Coronary Artery Disease: Everything You Need to Know

Coronary artery disease, also called ischemic heart disease, occurs when the arteries that supply blood to the heart muscle become damaged or diseased.

Coronary artery disease (CAD) is the most common type of heart disease and the leading cause of death for both men and women in the United States. Every year, more than 600,000 Americans die from CAD. But what is coronary artery disease, exactly? And what can you do to protect yourself from it? In this blog post, we will discuss everything you need to know about coronary artery disease!

What is coronary artery disease?

Coronary artery disease, also called coronary heart disease or ischemic heart disease, occurs when the arteries that supply blood to the heart muscle become damaged or diseased.

What causes coronary artery disease?

The most common cause of CAD is atherosclerosis, a condition in which plaque (a fatty substance made up of cholesterol and fat) builds up on the walls of the arteries. Plaque narrows the arteries and makes it harder for blood to flow through them. When plaque builds up in the coronary arteries, it can reduce or block the blood flow to your heart muscle, which can lead to chest pain (angina), a heart attack, or even death.

When a blood clot cuts off the heart’s blood supply and causes permanent heart damage, about 80 percent of all heart attacks occur. Over time, CAD can also weaken the cardiac muscle and cause heart failure and arrhythmias.

Risk factors for CAD

Risk factors for CAD include:

  • High blood pressure
  • High cholesterol
  • Smoking
  • Diabetes
  • Family history of CAD
  • Age (CAD is more common in older adults)
  • Being male (men are more likely to develop CAD than women)
  • Lack of activity
  • Overweight
  • Unhealthy eating

Your doctor may check your blood pressure, cholesterol, and blood sugar levels to assess your risk of CAD.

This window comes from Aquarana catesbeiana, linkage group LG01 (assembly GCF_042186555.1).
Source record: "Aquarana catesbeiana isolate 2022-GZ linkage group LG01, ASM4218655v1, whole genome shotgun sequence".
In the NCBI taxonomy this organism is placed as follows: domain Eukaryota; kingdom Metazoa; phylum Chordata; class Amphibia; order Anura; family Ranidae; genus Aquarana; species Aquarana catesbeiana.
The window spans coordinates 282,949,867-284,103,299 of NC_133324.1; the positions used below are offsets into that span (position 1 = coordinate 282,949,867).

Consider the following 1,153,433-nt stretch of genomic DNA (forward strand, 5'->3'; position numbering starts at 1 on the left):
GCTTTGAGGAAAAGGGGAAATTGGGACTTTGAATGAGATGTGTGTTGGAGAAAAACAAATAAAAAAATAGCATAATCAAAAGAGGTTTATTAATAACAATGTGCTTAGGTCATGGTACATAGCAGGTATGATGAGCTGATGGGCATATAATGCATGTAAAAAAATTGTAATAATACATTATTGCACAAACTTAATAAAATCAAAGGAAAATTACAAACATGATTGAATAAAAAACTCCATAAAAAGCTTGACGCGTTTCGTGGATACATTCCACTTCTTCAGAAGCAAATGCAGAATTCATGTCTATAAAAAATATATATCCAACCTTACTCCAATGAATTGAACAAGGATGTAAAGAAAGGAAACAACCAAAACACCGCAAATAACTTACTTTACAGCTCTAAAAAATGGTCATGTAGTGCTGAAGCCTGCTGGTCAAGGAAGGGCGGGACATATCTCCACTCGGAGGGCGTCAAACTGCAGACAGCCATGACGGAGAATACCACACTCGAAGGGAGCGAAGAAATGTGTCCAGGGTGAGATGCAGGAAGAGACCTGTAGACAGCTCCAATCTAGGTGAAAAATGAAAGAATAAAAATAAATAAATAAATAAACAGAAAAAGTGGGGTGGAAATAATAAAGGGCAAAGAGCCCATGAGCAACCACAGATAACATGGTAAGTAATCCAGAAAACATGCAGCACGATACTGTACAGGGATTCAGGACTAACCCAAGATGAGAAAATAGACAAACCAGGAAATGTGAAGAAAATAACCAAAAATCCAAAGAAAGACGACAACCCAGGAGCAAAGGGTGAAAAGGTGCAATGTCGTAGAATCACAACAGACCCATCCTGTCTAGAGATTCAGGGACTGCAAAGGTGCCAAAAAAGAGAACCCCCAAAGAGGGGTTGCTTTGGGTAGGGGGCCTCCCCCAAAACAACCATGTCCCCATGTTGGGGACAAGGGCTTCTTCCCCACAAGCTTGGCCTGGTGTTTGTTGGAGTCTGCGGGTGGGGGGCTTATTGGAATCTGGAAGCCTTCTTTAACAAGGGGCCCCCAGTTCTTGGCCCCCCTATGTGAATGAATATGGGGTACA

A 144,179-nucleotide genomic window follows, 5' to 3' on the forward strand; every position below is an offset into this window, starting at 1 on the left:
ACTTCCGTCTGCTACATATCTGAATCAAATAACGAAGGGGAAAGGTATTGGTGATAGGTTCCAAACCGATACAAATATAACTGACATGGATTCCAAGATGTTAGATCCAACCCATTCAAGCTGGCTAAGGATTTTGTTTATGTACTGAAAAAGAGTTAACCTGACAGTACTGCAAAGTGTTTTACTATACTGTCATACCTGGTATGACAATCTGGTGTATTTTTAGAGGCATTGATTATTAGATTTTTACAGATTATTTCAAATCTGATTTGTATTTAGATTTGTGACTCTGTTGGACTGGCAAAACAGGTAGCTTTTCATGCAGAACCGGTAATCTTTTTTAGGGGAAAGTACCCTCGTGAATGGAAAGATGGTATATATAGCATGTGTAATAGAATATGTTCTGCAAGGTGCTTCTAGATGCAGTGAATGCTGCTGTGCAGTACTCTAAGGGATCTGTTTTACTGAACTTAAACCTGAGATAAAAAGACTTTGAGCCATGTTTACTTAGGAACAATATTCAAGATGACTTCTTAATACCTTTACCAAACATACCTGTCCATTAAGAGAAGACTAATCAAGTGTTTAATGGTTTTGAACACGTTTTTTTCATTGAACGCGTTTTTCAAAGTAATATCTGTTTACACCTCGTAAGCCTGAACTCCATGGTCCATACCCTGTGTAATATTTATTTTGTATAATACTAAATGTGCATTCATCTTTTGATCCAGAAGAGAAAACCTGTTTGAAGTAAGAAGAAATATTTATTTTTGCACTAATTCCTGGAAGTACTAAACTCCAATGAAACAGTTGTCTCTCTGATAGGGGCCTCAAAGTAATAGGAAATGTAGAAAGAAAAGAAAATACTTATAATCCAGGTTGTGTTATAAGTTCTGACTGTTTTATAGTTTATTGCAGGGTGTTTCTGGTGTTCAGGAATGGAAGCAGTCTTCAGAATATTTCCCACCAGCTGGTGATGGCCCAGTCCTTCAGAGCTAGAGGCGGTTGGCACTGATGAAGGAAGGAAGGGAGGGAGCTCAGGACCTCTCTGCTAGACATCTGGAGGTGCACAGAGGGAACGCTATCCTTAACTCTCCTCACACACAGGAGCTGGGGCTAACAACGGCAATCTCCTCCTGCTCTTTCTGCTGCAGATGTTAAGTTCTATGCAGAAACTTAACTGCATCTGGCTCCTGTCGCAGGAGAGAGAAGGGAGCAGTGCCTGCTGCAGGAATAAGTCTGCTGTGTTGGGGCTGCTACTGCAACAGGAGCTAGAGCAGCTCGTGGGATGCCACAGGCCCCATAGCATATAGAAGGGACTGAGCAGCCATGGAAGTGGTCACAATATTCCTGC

What are the symptoms of coronary artery disease?

The most common symptom of CAD is chest pain or discomfort, which is often referred to as angina. Angina is caused by a temporary decrease in blood flow to the heart. Other symptoms of CAD can include shortness of breath, fatigue, weakness, and irregular heartbeats.

How is coronary artery disease diagnosed?

Your doctor will likely start with a physical exam and a review of your medical history. They may also order one or more of the following tests:

  • Blood tests: These tests can check for certain substances in your blood that may be signs of CAD.
  • ECG (electrocardiogram): This test measures the electrical activity of your heart and can show if you have CAD.
  • Stress test: This test is usually done along with an EKG. During a stress test, you will exercise on a treadmill or bike while your heart is monitored.
  • Angiogram: During a cardio angiogram, a dye is injected into your arteries so that they can be seen on an X-ray.
  • Cardiac MRI: This test uses magnetic waves to create images of your heart.
  • Cardiac CT scan: This test uses X-rays to create detailed images of your heart.
  • Cardiac catheterization: This test is usually done if your doctor thinks you may need surgery or a procedure to open blocked arteries. During cardiac catheterization, a long, thin tube is inserted through an artery in your leg or arm and threaded into your heart.

How is coronary artery disease treated?

Treatment for CAD depends on the severity of the disease and how well you respond to treatment. Treatment options can include lifestyle changes, medication, and surgery.

Making lifestyle changes

If you have CAD, making lifestyle changes is one of the most important things you can do to improve your health. Lifestyle changes can help reduce your risk of CAD and improve your overall health. Some lifestyle changes you may need to make include:

  • Quit smoking
  • Eat a healthy diet
  • Exercise regularly
  • Maintain a healthy weight
  • Reduce stress
  • Limit alcohol consumption


There are a variety of medications that can be used to treat CAD. The type of medication you will need depends on the severity of your CAD. Medications used to treat CAD can include:

  • Aspirin
  • Beta-blockers
  • ACE inhibitors
  • Calcium channel blockers
  • Nitrates
  • Statins


If lifestyle changes and medication don’t improve your CAD, you may need surgery. Surgery options for CAD include:

  • Coronary artery bypass graft (CABG): Coronary artery bypass surgery involves taking a healthy blood vessel from another part of your body and using it to bypass the blocked coronary artery.
  • Angioplasty and stenting: This surgery involves opening the blocked artery and placing a stent (a small metal tube) in the artery to keep it open.
  • Heart transplant: This surgery is an option for people with end-stage CAD who are not candidates for other treatment options.

If you have CAD, it’s important to work with your doctor to create a treatment plan that is right for you. With treatment, you can live a long and healthy life.


If CAD is not treated, it can lead to a heart attack. A heart attack occurs when the blood flow to your heart is blocked, and the heart muscle is damaged. A heart attack can be fatal. Other complications of CAD can include arrhythmias, heart failure, and stroke.

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